Mediacorp says hiring policies and practices are based on merit; statement on presenters' race was not made
SINGAPORE: Mediacorp has said that it hires on merit while also rejecting claims that its editor-in-chief made a comment suggesting the skin colour of potential presenters is a factor in decision making.
The national broadcaster was responding to comments made by former BBC presenter and producer Sharanjit Leyl in a BBC radio programme about what she said were her experiences in Singapore trying to “get my foot in the door at the local news broadcaster”.
Ms Leyl’s segment was part of the programme From Our Own Correspondent, which was aired on Saturday (Aug 7).
She said in the programme that she had “confronted” the man who runs the newsroom of that TV channel "who ironically happens to be Indian Singaporean" about why there were so few Indian or Malay anchors presenting its programmes. She alleged in the broadcast that the man’s response was that “viewers didn't like watching darker-skinned presenters”.
Ms Leyl did not name either the news channel or the man she said she had spoken to.
However, in its statement on Wednesday, Mediacorp said that Ms Leyl’s comments appear to point to Mediacorp and the Editor-in-Chief of Mediacorp, Walter Fernandez.
“We would like to clarify that Mr Fernandez did not make such a statement,” said a Mediacorp spokesperson.
With regard to the alleged statement and incident, Mr Fernandez said: “The alleged confrontation that the former BBC correspondent referred to was actually a conversation during a media dinner in November 2018 when we were seated at the same table.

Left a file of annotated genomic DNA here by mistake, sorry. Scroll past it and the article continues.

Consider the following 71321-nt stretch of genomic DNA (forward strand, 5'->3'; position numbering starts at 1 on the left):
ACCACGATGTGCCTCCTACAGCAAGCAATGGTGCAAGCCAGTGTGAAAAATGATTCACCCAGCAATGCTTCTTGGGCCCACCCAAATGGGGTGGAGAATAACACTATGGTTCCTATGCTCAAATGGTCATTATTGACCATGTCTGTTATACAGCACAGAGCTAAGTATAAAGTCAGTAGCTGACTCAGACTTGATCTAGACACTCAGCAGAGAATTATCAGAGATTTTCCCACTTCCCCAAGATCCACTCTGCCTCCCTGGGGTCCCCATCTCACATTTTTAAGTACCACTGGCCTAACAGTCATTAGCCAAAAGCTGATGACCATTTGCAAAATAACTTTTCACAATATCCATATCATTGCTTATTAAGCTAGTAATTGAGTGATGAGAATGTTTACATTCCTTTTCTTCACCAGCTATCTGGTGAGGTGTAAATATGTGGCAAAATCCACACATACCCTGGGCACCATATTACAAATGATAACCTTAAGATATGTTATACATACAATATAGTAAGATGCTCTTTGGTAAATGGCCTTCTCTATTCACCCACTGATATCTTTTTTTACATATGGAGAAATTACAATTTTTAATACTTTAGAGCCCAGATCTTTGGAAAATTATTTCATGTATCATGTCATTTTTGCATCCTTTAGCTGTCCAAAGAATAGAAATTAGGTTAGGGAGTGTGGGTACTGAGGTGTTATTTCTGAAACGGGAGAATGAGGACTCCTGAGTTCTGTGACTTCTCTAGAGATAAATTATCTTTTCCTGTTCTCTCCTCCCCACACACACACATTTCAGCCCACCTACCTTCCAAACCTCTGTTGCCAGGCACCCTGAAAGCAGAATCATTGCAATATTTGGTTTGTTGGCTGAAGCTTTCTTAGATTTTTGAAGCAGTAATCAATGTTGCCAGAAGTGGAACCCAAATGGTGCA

“To my recollection, I did not reference race or skin colour at all in our conversation. What I did speak about was the number of Singaporeans with relevant skill sets who apply to be presenters, the rigorous selection process which includes written and on-camera tests as well as interviews with several senior editors. I also made the point that I was not part of the interview panel.”
Mediacorp added that it is unable to comment on what transpired when Ms Leyl said she “struggled to get [her] foot in the door at the local news broadcaster” without specific details from her.
It said that as an Asian news channel serving a global audience, it has a diverse group of presenters.
“Mediacorp is committed to equal opportunities and diversity in our workforce – for our on-air and on-camera talents, as well as behind-the-scenes crew and corporate employees,” the spokesperson said.
“Our hiring policies and practices are based on merit, i.e, having the relevant skill sets that the role requires.”
About 30 per cent of CNA news presenters are from minority groups and of the CNA documentaries, specials and commissioned programmes that featured a presenter over the past two years, 60 per cent were presented by a minority, it said.
“Across the entire CNA newsroom, including among others, reporters, producers and editors, 40 per cent are from minority groups. This is significantly above the national average.”
CNA has contacted Ms Sharanjit Leyl for her response. The BBC declined to comment when approached by CNA.
Following the publication of Mediacorp's statement, Ms Leyl posted on Facebook on Thursday. She said that "the person mentioned in the report has not been honest about the conversation we had at the media dinner". She wrote that she remembers it distinctly because she was "astounded by how unapologetic he seemed".
In response to CNA's queries about Ms Leyl's Facebook post, Mediacorp said: “We trust that our earlier statement addresses these allegations. We have no further comment.”